Graham-Cassidy health care bill was a big, bold … punt
One basic philosophy of the Graham-Cassidy bill was to provide decision making authority closer to where the impacts are felt, i.e., the states. Devolution of power is nice, but beware unintended consequences. There are lots of decisions that states can make that create entirely different markets separated just by state borders. These differences could lead to migration of underserved people from one state to another and break markets. Let’s say California maintains the ACA’s pre-existing provisions. And suppose Arizona ends up allowing insurers to charge different prices based on condition. That will leave Arizona with a significant underserved, higher-cost population, some of whom will find California a tempting state to move to. Leading to ever increasing cost pressure on California’s medical system and higher premiums. Some 25% of the U.S. population are supposed to have pre-existing conditions. So, there is significant risk for these kinds of market instabilities. Maybe the dream of a border wall does not end with the national border. Do states now decide to have similar walls to protect their insurance markets from collapse? I guess my main concern is that heath care is a big, complex problem. It is one-sixth of the U.S. economy, or about the same size as the Federal Government. You just cannot rush a bill impacting so much of the U.S. without knowing much about the details or the consequences, which I figure is true of the mindset for almost all the senators, representatives and President.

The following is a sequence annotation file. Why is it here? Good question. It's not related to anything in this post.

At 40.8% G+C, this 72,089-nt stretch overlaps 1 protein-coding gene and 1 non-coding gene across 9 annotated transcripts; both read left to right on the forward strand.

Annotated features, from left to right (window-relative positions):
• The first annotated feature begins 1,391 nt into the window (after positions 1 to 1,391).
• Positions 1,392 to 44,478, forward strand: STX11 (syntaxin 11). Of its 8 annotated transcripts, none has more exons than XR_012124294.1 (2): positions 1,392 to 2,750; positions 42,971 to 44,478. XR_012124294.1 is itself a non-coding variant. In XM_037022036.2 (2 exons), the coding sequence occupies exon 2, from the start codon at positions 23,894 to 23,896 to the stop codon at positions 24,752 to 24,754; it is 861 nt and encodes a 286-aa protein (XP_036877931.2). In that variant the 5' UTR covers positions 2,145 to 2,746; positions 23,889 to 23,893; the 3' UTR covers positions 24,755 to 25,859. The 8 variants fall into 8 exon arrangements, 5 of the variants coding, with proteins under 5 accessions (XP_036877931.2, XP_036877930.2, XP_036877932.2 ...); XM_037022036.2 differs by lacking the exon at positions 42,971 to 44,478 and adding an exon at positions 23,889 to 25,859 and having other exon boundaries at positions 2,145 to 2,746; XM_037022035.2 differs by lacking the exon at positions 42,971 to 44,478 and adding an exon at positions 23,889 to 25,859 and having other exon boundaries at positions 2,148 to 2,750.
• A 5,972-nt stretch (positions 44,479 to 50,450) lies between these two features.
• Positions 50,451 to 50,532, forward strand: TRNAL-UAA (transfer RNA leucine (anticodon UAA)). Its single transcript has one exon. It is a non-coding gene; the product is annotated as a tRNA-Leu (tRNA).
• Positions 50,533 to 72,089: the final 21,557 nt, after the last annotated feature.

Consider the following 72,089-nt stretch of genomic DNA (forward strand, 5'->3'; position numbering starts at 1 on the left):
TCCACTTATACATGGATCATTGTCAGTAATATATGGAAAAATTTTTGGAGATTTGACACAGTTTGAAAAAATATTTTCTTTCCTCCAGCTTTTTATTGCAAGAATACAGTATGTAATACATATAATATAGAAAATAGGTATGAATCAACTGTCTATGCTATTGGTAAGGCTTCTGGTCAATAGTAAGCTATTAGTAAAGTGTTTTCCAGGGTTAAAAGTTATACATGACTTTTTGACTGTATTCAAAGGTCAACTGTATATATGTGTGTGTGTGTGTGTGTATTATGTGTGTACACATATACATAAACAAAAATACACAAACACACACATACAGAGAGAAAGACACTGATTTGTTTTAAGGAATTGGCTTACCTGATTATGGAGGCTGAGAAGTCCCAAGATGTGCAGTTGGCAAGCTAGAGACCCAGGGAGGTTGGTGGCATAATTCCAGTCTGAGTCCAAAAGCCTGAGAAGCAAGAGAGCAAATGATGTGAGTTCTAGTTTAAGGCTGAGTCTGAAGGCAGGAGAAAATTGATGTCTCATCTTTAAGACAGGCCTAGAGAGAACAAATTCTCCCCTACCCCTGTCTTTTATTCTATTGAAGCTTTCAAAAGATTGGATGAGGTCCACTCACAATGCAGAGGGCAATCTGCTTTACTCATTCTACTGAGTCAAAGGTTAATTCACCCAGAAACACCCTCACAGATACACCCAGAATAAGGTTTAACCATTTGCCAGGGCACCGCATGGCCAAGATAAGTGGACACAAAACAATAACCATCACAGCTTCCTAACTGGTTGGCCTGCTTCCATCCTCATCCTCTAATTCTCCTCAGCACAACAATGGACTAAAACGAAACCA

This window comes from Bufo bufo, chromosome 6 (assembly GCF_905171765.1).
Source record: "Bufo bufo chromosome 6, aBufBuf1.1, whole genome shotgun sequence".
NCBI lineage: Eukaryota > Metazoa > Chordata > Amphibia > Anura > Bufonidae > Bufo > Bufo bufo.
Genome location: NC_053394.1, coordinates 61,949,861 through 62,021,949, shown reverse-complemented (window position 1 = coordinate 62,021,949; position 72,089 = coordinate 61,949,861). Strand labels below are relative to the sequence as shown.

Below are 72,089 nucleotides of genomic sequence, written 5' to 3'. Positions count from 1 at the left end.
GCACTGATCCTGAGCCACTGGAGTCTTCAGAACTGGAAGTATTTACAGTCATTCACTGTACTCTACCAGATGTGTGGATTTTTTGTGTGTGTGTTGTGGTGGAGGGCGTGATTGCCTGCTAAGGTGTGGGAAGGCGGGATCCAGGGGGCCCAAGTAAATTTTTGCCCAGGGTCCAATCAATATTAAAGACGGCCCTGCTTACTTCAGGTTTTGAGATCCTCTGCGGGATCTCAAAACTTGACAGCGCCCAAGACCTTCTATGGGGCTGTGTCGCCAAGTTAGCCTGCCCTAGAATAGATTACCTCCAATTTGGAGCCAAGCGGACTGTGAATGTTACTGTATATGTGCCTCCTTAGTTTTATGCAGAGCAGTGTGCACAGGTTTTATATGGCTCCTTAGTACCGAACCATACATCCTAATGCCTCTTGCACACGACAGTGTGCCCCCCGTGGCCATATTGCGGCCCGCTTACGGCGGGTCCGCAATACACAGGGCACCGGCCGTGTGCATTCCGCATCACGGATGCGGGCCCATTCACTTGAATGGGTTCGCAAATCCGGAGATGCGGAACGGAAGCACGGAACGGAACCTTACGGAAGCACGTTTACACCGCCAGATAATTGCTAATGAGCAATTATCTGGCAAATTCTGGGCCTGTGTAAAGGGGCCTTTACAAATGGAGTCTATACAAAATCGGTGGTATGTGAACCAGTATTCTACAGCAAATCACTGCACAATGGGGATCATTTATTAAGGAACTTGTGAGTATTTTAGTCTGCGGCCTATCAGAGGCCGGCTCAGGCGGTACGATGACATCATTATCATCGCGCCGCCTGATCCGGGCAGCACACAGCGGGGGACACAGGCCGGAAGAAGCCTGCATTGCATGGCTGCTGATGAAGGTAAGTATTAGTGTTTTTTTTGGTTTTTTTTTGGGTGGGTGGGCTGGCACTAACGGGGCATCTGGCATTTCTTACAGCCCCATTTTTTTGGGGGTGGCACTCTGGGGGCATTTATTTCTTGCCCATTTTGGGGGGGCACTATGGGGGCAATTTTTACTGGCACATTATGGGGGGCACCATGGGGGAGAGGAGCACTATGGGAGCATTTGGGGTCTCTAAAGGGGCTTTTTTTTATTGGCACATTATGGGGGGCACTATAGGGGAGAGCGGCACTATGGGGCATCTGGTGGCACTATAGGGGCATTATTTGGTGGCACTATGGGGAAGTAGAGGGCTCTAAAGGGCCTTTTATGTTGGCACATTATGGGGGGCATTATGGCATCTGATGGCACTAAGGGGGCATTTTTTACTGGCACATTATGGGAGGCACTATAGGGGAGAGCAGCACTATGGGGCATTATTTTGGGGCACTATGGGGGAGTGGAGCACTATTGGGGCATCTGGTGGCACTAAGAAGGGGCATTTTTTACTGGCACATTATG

ACA, California, Federal Government, Graham-Cassidy, health care, heath care, President, U.S. economy